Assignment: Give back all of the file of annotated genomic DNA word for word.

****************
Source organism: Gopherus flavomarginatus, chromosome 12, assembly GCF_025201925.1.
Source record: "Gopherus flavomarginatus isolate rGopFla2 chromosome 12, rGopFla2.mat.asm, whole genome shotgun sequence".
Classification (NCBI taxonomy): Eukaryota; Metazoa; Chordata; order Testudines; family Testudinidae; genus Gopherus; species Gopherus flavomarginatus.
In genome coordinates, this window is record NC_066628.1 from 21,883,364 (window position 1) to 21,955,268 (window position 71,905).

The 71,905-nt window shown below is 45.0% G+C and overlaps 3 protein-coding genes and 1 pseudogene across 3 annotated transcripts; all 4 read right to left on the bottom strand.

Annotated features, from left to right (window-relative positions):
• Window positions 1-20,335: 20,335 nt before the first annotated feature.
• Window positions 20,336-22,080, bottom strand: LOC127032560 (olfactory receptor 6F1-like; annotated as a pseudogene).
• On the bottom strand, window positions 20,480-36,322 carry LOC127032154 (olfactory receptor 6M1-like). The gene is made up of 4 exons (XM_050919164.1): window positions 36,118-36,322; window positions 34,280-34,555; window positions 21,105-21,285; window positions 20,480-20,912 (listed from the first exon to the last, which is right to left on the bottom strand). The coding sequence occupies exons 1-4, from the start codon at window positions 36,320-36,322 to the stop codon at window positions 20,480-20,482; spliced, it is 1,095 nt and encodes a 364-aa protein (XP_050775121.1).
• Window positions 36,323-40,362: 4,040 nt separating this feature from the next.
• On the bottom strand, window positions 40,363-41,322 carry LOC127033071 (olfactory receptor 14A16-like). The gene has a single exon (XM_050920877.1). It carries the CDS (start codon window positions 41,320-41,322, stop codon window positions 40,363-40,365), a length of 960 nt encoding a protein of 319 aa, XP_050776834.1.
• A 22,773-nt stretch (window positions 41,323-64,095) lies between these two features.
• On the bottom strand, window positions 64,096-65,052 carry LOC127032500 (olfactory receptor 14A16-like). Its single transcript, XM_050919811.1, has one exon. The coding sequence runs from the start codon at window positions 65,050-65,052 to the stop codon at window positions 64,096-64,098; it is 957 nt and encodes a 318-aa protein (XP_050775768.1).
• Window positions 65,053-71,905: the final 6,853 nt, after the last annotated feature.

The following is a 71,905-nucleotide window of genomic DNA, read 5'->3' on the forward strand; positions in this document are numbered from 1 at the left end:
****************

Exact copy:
Source organism: Gopherus flavomarginatus, chromosome 12, assembly GCF_025201925.1.
Source record: "Gopherus flavomarginatus isolate rGopFla2 chromosome 12, rGopFla2.mat.asm, whole genome shotgun sequence".
Classification (NCBI taxonomy): Eukaryota; Metazoa; Chordata; order Testudines; family Testudinidae; genus Gopherus; species Gopherus flavomarginatus.
In genome coordinates, this window is record NC_066628.1 from 21,883,364 (window position 1) to 21,955,268 (window position 71,905).

The 71,905-nt window shown below is 45.0% G+C and overlaps 3 protein-coding genes and 1 pseudogene across 3 annotated transcripts; all 4 read right to left on the bottom strand.

Annotated features, from left to right (window-relative positions):
• Window positions 1-20,335: 20,335 nt before the first annotated feature.
• Window positions 20,336-22,080, bottom strand: LOC127032560 (olfactory receptor 6F1-like; annotated as a pseudogene).
• On the bottom strand, window positions 20,480-36,322 carry LOC127032154 (olfactory receptor 6M1-like). The gene is made up of 4 exons (XM_050919164.1): window positions 36,118-36,322; window positions 34,280-34,555; window positions 21,105-21,285; window positions 20,480-20,912 (listed from the first exon to the last, which is right to left on the bottom strand). The coding sequence occupies exons 1-4, from the start codon at window positions 36,320-36,322 to the stop codon at window positions 20,480-20,482; spliced, it is 1,095 nt and encodes a 364-aa protein (XP_050775121.1).
• Window positions 36,323-40,362: 4,040 nt separating this feature from the next.
• On the bottom strand, window positions 40,363-41,322 carry LOC127033071 (olfactory receptor 14A16-like). The gene has a single exon (XM_050920877.1). It carries the CDS (start codon window positions 41,320-41,322, stop codon window positions 40,363-40,365), a length of 960 nt encoding a protein of 319 aa, XP_050776834.1.
• A 22,773-nt stretch (window positions 41,323-64,095) lies between these two features.
• On the bottom strand, window positions 64,096-65,052 carry LOC127032500 (olfactory receptor 14A16-like). Its single transcript, XM_050919811.1, has one exon. The coding sequence runs from the start codon at window positions 65,050-65,052 to the stop codon at window positions 64,096-64,098; it is 957 nt and encodes a 318-aa protein (XP_050775768.1).
• Window positions 65,053-71,905: the final 6,853 nt, after the last annotated feature.

The following is a 71,905-nucleotide window of genomic DNA, read 5'->3' on the forward strand; positions in this document are numbered from 1 at the left end: